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Plan: Atkins
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grandpa,

Our food budget is higher than 8%. Buying meat, veggies and ignoring cheap carbs has ramped it up. On bad months (when we eat out too much) it can ding above 15%, and is rarely less than 10%. I don't know how to eat for less without loading up on cheap carbs.
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  #12   ^
Old Wed, Nov-24-04, 09:31
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ItsTheWooo ItsTheWooo is offline
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Quote:
Originally Posted by Nancy LC
Sounds like he's drumming up business for whatever he is selling.

I briefly worked in sales, with sales people, and its a basic technique to use FUD (fear, uncertainty and doubt) to get people to buy your stuff. I can smell FUD a mile off now.


Yep.
While I agree most processing we do to food is unhealthy, sometimes we forget there are benefits. The processing of milk may kill off some enzymes, but it also kills dangerous life threatening bacteria. The same goes for cooking meat and veggies - you lose some enzymes and vitamins but you also kill off bacteria and/or break down fiber allowing for better absorption of the nutrients left.

Ideally we would eat grass fed meat and dairy and veggies, but I don't have that sort of money.
Besides, eating factory farmed meat and veggies is still better than eating tastycakes or special k. This isn't a "hunch" - I can observe the very real benefits of eating better in my own health.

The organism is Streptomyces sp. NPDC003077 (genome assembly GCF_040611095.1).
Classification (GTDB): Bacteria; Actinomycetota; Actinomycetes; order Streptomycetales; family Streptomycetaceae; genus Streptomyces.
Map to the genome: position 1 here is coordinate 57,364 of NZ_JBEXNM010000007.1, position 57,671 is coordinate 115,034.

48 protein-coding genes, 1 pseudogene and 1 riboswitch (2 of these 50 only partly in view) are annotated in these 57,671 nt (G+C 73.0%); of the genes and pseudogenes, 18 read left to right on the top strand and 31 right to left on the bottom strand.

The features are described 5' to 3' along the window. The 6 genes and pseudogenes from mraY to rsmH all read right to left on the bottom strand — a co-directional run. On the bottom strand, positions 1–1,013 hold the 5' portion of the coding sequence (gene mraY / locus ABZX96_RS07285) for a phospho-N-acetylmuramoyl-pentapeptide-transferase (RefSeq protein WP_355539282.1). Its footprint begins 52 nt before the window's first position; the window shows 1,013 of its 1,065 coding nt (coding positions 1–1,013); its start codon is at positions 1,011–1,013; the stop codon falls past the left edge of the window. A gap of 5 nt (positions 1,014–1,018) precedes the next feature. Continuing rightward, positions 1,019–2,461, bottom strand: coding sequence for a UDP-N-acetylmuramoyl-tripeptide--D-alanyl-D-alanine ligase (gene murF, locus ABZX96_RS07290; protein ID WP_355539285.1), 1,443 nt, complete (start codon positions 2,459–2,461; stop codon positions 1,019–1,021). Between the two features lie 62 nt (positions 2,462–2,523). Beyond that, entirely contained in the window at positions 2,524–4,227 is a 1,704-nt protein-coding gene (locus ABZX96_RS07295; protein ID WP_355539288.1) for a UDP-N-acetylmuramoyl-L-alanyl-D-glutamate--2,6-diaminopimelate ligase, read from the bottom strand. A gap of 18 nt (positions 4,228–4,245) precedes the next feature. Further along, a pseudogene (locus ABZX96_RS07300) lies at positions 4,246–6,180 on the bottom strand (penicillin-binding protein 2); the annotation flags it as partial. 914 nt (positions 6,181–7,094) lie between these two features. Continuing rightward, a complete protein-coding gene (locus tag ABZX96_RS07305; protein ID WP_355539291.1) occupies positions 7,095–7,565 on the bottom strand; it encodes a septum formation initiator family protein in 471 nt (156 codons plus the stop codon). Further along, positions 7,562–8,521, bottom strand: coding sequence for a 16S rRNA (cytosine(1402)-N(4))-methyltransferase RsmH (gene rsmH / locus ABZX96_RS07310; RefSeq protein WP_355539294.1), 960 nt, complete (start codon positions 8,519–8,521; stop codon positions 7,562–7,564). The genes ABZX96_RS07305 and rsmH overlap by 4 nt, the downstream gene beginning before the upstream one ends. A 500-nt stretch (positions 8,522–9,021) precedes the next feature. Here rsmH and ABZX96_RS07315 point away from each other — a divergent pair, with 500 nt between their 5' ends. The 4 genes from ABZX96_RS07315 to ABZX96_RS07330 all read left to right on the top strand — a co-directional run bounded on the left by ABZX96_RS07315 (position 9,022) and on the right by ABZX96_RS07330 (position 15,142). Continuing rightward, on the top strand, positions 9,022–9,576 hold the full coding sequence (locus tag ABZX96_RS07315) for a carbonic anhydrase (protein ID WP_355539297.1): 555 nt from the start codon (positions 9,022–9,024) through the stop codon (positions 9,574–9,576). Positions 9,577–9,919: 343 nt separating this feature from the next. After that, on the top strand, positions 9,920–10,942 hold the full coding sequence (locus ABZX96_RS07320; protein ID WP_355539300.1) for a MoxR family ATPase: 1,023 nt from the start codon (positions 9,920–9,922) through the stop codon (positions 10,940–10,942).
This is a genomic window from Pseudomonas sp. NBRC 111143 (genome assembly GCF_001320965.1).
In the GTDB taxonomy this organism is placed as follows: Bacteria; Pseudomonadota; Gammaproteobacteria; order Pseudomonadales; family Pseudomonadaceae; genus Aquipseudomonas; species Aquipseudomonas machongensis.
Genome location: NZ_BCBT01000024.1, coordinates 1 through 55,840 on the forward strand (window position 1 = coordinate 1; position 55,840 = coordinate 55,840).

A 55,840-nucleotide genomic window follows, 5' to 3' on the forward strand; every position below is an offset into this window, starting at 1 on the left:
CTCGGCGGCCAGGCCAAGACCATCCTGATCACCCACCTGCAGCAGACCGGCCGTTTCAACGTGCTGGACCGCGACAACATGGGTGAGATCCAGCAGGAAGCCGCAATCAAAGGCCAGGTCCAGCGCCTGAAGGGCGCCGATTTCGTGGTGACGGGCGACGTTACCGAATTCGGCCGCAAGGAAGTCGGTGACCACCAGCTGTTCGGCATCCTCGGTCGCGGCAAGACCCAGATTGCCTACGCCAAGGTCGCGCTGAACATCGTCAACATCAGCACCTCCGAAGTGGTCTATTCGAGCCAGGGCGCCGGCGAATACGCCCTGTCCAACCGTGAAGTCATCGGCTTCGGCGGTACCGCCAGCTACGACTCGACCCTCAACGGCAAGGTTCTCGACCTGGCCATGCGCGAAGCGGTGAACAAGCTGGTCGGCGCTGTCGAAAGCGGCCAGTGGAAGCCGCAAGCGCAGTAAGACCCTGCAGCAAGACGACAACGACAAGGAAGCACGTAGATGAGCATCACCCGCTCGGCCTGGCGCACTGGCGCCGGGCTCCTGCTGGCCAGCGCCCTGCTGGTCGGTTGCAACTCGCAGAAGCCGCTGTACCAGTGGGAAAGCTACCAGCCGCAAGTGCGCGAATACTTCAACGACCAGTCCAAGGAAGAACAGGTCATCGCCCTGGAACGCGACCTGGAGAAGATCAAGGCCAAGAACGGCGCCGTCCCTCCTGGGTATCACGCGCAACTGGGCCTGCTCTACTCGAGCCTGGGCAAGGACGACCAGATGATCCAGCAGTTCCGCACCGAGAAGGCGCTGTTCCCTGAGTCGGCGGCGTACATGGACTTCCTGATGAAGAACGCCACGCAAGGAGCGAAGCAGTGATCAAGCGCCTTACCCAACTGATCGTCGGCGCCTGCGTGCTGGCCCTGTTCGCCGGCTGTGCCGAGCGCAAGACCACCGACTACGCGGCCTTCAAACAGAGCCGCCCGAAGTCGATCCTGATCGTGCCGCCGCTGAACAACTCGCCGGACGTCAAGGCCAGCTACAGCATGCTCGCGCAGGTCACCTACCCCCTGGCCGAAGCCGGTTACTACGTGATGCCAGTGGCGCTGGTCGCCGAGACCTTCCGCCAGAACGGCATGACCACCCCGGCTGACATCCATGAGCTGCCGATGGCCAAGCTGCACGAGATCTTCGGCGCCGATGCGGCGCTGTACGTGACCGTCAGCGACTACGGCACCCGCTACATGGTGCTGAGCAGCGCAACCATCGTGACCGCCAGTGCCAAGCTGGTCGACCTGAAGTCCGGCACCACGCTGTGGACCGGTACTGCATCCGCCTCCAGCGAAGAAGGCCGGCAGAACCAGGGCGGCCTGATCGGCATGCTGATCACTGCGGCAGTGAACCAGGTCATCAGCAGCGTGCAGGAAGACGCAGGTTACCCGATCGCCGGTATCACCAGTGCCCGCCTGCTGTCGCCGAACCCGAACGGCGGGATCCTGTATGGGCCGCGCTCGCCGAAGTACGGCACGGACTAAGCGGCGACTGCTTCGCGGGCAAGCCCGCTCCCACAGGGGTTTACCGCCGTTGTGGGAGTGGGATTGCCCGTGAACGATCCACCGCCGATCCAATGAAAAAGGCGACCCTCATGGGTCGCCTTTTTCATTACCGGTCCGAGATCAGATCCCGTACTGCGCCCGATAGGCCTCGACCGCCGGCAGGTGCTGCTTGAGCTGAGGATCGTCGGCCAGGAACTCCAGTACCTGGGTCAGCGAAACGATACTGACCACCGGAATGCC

Selecting raw, unprocessed dairy (fresh yogurt, milk, cheese, sour cream), meats, nuts fruits and veggies are better for me.
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  #13   ^
Old Thu, Nov-25-04, 05:19
EvelynS EvelynS is offline
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Plan: high fat low carb
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Quote:
Originally Posted by ItsTheWooo

Ideally we would eat grass fed meat and dairy and veggies, but I don't have that sort of money.
.


How much money would it take to buy a pint of organic milk vs. conventional milk once a week? Over here organic milk is just a few pence more.

When I see the junk (food and otherwise) that people of all incomes buy, I wonder. Setting aside those who genuinely can't afford it, there are clearly a lot of people who could afford to make a small change like this. And just think what a difference it would make if, say, 80% of the population made the switch.